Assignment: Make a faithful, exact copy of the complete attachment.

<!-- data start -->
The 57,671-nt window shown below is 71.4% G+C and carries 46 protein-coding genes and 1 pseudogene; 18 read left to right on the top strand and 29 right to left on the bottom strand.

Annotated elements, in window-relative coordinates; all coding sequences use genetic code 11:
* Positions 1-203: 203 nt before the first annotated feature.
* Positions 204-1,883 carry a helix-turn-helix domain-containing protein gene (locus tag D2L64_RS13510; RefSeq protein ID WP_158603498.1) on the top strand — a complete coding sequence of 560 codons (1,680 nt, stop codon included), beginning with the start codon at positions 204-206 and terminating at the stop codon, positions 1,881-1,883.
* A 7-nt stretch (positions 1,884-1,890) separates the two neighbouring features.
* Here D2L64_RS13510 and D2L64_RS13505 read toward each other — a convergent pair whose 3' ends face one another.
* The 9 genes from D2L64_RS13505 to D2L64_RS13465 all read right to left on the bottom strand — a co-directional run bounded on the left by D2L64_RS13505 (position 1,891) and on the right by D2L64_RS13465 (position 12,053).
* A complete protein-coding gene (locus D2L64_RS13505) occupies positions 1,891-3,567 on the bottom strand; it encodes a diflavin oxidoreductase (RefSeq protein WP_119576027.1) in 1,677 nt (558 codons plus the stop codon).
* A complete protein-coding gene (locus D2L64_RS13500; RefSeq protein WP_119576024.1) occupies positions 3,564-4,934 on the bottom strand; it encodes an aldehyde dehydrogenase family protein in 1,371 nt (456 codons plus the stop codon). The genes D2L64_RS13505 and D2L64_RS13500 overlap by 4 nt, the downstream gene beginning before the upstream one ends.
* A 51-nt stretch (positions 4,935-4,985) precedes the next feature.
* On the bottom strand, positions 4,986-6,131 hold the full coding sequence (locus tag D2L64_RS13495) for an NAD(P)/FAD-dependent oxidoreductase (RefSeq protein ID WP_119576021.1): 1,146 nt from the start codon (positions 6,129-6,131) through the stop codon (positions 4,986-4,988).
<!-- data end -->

The 57,671-nt window shown below is 71.4% G+C and carries 46 protein-coding genes and 1 pseudogene; 18 read left to right on the top strand and 29 right to left on the bottom strand.

Annotated elements, in window-relative coordinates; all coding sequences use genetic code 11:
* Positions 1-203: 203 nt before the first annotated feature.
* Positions 204-1,883 carry a helix-turn-helix domain-containing protein gene (locus tag D2L64_RS13510; RefSeq protein ID WP_158603498.1) on the top strand — a complete coding sequence of 560 codons (1,680 nt, stop codon included), beginning with the start codon at positions 204-206 and terminating at the stop codon, positions 1,881-1,883.
* A 7-nt stretch (positions 1,884-1,890) separates the two neighbouring features.
* Here D2L64_RS13510 and D2L64_RS13505 read toward each other — a convergent pair whose 3' ends face one another.
* The 9 genes from D2L64_RS13505 to D2L64_RS13465 all read right to left on the bottom strand — a co-directional run bounded on the left by D2L64_RS13505 (position 1,891) and on the right by D2L64_RS13465 (position 12,053).
* A complete protein-coding gene (locus D2L64_RS13505) occupies positions 1,891-3,567 on the bottom strand; it encodes a diflavin oxidoreductase (RefSeq protein WP_119576027.1) in 1,677 nt (558 codons plus the stop codon).
* A complete protein-coding gene (locus D2L64_RS13500; RefSeq protein WP_119576024.1) occupies positions 3,564-4,934 on the bottom strand; it encodes an aldehyde dehydrogenase family protein in 1,371 nt (456 codons plus the stop codon). The genes D2L64_RS13505 and D2L64_RS13500 overlap by 4 nt, the downstream gene beginning before the upstream one ends.
* A 51-nt stretch (positions 4,935-4,985) precedes the next feature.
* On the bottom strand, positions 4,986-6,131 hold the full coding sequence (locus tag D2L64_RS13495) for an NAD(P)/FAD-dependent oxidoreductase (RefSeq protein ID WP_119576021.1): 1,146 nt from the start codon (positions 6,129-6,131) through the stop codon (positions 4,986-4,988).